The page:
Summer: Bison Hunting
This bison pound site south of present-day Indian Head was used for up to 9000 years. Bison provided the First Nations of the plains with most of their food, clothing, shelter, and tools. As a result, bison played a central role in their ceremonies and beliefs.
A pound or trap was one way of killing large numbers of bison. People built a corral of logs and hides at the foot of a steep slope. After the appropriate ceremonies, runners were sent out to lure the herd toward the pound. As the bison approached the entrance, people yelled and waved robes to stampede the herd into the pound.
The hard work began after the kill. Hides were stripped off the carcasses and fleshed and dried. Meat was smoked or air-dried. Bones were made into tools, or crushed and boiled to remove bone grease. Horns and hooves were boiled into glue. Hair was twisted and braided into rope. Numerous internal organs were transformed into containers.
Fall: Caribou Hunting
People first moved into northern Saskatchewan about 8500 years ago. Ever since, they have depended on Barren-ground Caribou. The hair of the Caribou is hollow, making it an excellent insulating material to make winter clothing.
In the past, Dene trapped caribou with fences and pounds, snares, and pitfalls in snowbanks; they also intercepted them at river crossings. Today, the Dene use snowmobiles and rifles.
Because caribou are central to their life and identity, Dene work with the governments of Saskatchewan, Manitoba, and the Northwest Territories to ensure that the caribou survive.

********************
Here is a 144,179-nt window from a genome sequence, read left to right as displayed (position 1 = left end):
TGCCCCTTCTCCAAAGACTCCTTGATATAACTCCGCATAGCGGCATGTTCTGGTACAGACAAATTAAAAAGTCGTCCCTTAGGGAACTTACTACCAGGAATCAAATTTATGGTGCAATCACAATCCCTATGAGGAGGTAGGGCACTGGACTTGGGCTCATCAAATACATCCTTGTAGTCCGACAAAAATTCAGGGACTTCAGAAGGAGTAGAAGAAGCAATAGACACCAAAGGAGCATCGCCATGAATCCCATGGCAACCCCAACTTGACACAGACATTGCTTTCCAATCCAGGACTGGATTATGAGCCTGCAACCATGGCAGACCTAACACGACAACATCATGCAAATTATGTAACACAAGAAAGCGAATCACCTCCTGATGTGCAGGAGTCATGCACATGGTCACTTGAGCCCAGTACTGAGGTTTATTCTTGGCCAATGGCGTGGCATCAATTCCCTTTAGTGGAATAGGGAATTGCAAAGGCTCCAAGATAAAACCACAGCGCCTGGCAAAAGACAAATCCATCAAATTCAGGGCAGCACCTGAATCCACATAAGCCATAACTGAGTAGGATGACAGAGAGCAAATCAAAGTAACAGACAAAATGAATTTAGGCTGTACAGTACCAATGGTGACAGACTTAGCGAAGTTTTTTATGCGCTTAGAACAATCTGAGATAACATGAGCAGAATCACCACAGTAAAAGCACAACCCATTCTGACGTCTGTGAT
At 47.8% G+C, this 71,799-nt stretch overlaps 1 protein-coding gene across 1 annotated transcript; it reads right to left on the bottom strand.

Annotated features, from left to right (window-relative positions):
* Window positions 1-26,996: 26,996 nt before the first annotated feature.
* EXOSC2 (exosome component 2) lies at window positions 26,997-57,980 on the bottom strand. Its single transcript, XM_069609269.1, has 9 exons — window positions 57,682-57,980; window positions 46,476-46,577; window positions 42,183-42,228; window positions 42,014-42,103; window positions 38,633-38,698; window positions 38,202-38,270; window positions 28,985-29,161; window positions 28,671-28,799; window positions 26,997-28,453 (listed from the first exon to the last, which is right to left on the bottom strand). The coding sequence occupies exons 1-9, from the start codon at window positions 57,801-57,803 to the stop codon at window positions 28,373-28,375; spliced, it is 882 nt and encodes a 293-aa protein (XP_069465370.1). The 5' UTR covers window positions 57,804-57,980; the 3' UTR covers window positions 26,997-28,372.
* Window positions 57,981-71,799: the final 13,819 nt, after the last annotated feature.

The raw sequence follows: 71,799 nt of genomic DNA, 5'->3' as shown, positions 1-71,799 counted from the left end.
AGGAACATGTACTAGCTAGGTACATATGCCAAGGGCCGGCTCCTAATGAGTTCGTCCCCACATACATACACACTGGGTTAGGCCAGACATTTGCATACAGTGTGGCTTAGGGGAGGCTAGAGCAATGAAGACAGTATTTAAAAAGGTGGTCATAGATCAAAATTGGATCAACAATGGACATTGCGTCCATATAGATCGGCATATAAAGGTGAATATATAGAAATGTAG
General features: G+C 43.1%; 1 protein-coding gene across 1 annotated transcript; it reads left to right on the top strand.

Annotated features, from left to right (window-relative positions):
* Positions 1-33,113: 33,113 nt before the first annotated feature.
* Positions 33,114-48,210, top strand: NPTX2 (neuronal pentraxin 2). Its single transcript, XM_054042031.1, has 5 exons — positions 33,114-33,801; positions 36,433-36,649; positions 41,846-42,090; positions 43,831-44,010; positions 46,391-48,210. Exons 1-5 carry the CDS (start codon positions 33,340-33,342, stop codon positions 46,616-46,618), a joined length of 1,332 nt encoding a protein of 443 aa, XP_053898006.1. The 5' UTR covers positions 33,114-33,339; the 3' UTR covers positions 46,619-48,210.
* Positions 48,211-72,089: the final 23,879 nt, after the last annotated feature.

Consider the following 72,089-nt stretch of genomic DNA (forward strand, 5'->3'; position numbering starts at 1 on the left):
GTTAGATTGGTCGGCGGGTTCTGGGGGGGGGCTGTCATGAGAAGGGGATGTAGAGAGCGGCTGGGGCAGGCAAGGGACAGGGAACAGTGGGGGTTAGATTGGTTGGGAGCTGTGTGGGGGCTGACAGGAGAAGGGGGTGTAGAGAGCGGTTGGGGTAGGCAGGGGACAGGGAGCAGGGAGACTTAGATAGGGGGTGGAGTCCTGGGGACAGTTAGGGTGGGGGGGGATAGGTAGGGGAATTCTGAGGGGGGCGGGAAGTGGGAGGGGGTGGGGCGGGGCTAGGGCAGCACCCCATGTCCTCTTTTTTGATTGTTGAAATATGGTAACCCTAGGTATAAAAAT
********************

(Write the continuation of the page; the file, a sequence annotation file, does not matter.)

Winter: Moose Hunting
Moose have always been important to the First Nations living in northern Saskatchewan. Before acquiring firearms, hunters shot moose with bows and arrows or drove them into deep snow and speared them. Today, rifles are essential tools. During the rutting season, hunters will imitate the call of female moose to attract a bull moose within shooting range.
Hunting is still important because wild meat is more economical than store-bought food. People also prefer the taste of wild meat. Traditional hunters still pray and make offerings to acknowledge the sacrifice made by the moose so that their families will have food to eat.
First Nations who lived on the Plains were traditionally bison hunters. But food was often scarce in early spring, so people would cope with these shortages by moving to river valleys to catch spawning fish. They constructed weirs or traps at narrows in rivers and streams.
The arms of the weir consisted of two converging barriers of logs or stones which forced the fish toward a narrow opening and into nets, baskets, or traps.
If the fish were to be eaten immediately, they were split and roasted over a fire, or were filleted and boiled. If they were to be preserved, they were split and hung over fires to smoke dry.